Inferring synaptic plasticity rules from spike counts

In last week’s computational & theoretical neuroscience journal club I presented the following paper from Nicolas Brunel’s group:

Inferring learning rules from distributions of firing rates in cortical neurons.
Lim, McKee, Woloszyn, Amit, Freedman, Sheinberg, & Brunel.
Nature Neuroscience (2015).

The paper seeks to explain experience-dependent changes in IT cortical responses in terms of an underlying synaptic plasticity rule. A basic observation about IT is that novel stimuli tend to elicit a moderate distribution of spike counts, while familiar stimuli elicit more extreme responses: most stimuli elicit a weaker response but a few stimuli elicit a more vigorous response. (In excitatory neurons at least!). In other words, IT responses become more selective as stimuli become more familiar. Here’s a plot illustrating the phenomenon for an example IT neuron, showing marginal response distributions to a collection of novel and familiar stimuli — note that the blue curve (familiar stimuli) is mostly shifted to the left of the red curve (novel stimuli), except for a small blip at the right edge, indicating a handful of familiar stimuli to which the cell responds a lot:

Why does this happen? Lim et al seek to explain it in terms of changes in recurrent synaptic weights within IT. The basic setup is the beloved recurrent nonlinear rate model:

$r_i = \Phi(h_i)$                           (spike rate of i‘th neuron)
$h_i = I_{iX} + \sum_j W_{ij} r_j$          (input to i‘th neuron)

where we have:

$\Phi(\cdot)$  — transfer function, or “input-output nonlinearity”
$I_{iX}$ —  feedforward input to neuron i from stimulus $X$.
$W_{ij}$ — synaptic weight connecting neuron j to neuron i.

Lim et al derive update rules for $W_{ij}$ from the measured spike count distributions $P_{novel}(R)$ and $P_{familiar}(R)$ (i.e., the curves in the figure above). If you understand how to transform probability densities into each other then you know all the math you need to understand how this works.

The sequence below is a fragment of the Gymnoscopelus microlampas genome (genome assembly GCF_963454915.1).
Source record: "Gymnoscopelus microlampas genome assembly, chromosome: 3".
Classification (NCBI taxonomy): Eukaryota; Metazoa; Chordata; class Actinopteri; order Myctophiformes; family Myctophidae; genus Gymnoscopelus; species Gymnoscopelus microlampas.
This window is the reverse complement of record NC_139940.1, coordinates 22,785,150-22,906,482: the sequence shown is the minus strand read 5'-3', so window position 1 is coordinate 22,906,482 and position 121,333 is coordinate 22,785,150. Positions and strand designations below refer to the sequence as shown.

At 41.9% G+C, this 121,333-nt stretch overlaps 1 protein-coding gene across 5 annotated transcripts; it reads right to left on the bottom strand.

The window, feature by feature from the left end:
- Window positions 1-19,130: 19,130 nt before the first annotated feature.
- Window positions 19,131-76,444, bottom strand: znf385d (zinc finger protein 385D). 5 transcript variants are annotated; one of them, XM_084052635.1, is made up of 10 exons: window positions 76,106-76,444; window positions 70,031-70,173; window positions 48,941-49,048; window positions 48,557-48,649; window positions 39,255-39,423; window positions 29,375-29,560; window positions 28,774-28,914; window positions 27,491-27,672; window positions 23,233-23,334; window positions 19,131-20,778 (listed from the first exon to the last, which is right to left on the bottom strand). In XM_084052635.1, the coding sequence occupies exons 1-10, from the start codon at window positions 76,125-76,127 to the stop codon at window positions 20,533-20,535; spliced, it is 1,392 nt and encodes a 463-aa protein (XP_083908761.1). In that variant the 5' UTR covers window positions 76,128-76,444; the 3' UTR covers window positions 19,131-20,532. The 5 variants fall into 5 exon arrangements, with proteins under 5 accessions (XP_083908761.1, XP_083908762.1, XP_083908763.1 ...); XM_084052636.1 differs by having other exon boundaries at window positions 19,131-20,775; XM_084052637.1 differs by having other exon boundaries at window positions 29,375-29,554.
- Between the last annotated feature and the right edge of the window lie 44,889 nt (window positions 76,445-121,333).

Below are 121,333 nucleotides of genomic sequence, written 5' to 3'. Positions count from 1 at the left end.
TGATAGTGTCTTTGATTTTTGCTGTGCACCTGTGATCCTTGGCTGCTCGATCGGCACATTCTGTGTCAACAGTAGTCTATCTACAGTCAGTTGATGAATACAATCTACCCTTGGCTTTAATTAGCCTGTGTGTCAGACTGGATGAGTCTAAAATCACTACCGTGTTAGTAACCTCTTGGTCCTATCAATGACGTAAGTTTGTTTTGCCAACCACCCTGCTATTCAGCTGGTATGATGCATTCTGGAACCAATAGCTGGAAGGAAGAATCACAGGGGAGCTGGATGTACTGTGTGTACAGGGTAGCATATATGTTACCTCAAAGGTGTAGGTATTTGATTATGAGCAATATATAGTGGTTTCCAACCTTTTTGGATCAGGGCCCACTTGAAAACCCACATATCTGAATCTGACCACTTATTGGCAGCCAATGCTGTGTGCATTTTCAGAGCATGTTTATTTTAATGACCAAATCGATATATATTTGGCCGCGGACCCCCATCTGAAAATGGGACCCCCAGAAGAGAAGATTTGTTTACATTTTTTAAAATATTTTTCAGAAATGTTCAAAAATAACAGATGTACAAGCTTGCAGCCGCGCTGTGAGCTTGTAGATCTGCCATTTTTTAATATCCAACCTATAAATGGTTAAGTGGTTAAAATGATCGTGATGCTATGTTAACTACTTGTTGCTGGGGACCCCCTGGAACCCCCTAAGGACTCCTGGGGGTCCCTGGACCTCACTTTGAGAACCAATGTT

The basic fact we need from probability is the change-of-variables formula for transforming one probability density into another.  If I hand you a density $f_R(R)$ and a monotonically increasing function $\Phi(\cdot)$, then the density governing $h$, the input to $\Phi(\cdot)$, such that the output $R = \Phi(h)$ has desired density $f_R$ is given by:

$f_h(h) = f_R(\Phi(h)) \Phi' (h)$

Lim et al exploit this fact to infer the distribution of inputs for novel and familiar stimuli, $P_{novel}(h)$ and $P_{familiar}(h)$, given $\Phi(\cdot)$ and measured $P_{novel}(R)$ and $P_{familiar}(R)$. Then, they take the difference of the inferred distributions, $P_{novel}(h) - P_{familiar}(h)$,  to obtain  the change in the amount of input to the neuron for each $h$ value, which can be interpreted as a change in input for each $R$ value (because $R = \Phi(h)$.  Plotting $P_{novel}(h) - P_{familiar}(h)$ as a function of $R$ gives them the following curve (for this same example neuron):

This can be interpreted as a post-synaptic plasticity rule $f_{post}(R)$ which tells us how to change the weights as a function of the post-synaptic neuron’s firing rate.  The derivation requires a little bit of math (and an assumption that the full plasticity rule is separable, i.e., can be written as a product of functions that depend on the pre- and post-spike rates:  $\Delta W_{ij} = f_{post}(R_i) f_{pre}(R_j)$).